Rather than understanding the root of the Islamist extremist issue and examining the global scale of the challenge, one US presidential candidate has decided to pin his domestic security hopes on the demonisation of a particular group of people. 
 
The arrest of Ahmad Khan Rahami over the recent New York bombing, an Afghan-born naturalised US citizen, proved too tantalising an opportunity for the Republican presidential candidate Donald Trump to once again conflate terrorism and immigration. Taking aim at his rival Hillary Clinton, Trump claimed that she “wants to allow hundreds of thousands of these same people", people who he described as having hatred and sickness in their hearts.
 
It is unclear who exactly Mr Trump is referring to here, one can only assume that it is a reference to Muslims, more specifically those not born in the US, and their apparent deep-rooted hatred for all things American. These comments will no doubt strengthen support for his campaign among those who have remained supportive of his overtly anti-Muslim stance, but the reality is that Mr Trump is rather missing the point.
 
Trump’s insistence on profiling Muslims as a measure to curb terrorism is not merely offensive; it reinforces the "us versus them" rhetoric used by the very terrorists he is trying to defeat.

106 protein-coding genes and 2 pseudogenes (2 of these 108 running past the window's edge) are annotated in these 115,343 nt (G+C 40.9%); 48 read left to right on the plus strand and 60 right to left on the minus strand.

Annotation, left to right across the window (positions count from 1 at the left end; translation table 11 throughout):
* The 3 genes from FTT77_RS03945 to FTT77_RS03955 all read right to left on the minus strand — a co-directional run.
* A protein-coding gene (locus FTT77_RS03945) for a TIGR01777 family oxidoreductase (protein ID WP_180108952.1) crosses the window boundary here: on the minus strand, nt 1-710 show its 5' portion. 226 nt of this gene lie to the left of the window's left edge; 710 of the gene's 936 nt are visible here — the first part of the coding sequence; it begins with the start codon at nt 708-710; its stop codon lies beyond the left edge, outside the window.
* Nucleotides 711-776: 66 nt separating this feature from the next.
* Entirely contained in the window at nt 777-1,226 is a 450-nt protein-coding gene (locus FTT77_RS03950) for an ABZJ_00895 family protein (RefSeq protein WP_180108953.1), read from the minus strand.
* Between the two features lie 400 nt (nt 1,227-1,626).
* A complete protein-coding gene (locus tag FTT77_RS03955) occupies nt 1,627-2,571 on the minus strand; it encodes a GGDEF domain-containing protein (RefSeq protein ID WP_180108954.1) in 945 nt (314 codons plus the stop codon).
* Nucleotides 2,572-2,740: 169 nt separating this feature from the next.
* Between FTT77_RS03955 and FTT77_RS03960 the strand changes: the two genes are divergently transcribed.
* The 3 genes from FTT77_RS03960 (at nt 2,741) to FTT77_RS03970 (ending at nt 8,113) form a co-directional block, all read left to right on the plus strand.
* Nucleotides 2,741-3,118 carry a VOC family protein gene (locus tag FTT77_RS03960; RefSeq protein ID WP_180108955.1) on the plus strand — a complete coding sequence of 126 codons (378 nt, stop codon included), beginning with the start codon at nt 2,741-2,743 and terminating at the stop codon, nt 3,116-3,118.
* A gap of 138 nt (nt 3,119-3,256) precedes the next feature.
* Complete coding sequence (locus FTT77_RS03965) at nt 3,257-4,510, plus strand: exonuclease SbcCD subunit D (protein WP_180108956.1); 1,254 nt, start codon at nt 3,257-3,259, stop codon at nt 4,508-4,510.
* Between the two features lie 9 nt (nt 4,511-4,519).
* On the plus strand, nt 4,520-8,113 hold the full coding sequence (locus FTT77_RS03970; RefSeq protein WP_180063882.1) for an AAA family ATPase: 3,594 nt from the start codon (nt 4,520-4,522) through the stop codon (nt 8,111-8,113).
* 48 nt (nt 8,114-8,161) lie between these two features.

The attack on the Pulse nightclub in Orlando earlier this year was described as the deadliest mass shooting by a single attacker in American history. Omar Mateen, the perpetrator, was not an immigrant. Born in New York, Mateen was an American citizen by birth. This, however, did not stop him from killing dozens of innocent people and wounding many more. 
 
One of the most influential jihadi ideologues, certainly in the Western world, was in fact an American. Not a naturalised citizen, but a born American, Anwar al-Awlaki was a central figure in the propaganda output of al-Qaeda’s affiliate in the Arabian Peninsula. Awlaki’s ideas are reported to have been a significant factor in the radicalisation of the Tsarnaev brothers, the perpetrators of the deadly Boston Marathon bombing. 
 
Putting the spotlight on immigration as the most effective means to curb terrorism ignores the real problem; the ideology. The poisonous, divisive, and intolerant mindset that is at the heart of the matter is the real culprit. This ideology, which presents itself as a "true" reflection of Islam is nothing more than a politically motivated worldview that seeks to spread hatred and violence. 
 
Research from the Centre on Religion and Geopolitics has shown that those individuals who buy into this worldview come from a multitude of backgrounds. Some are from poor backgrounds while others are from more affluent ones, some are well-educated while others aren’t. The truth is that there is no prototype terrorist - the common denominator, however, is that they share an ideology. Focusing on immigration as a source for terrorists fails to acknowledge the wide and varied pool from which they recruit.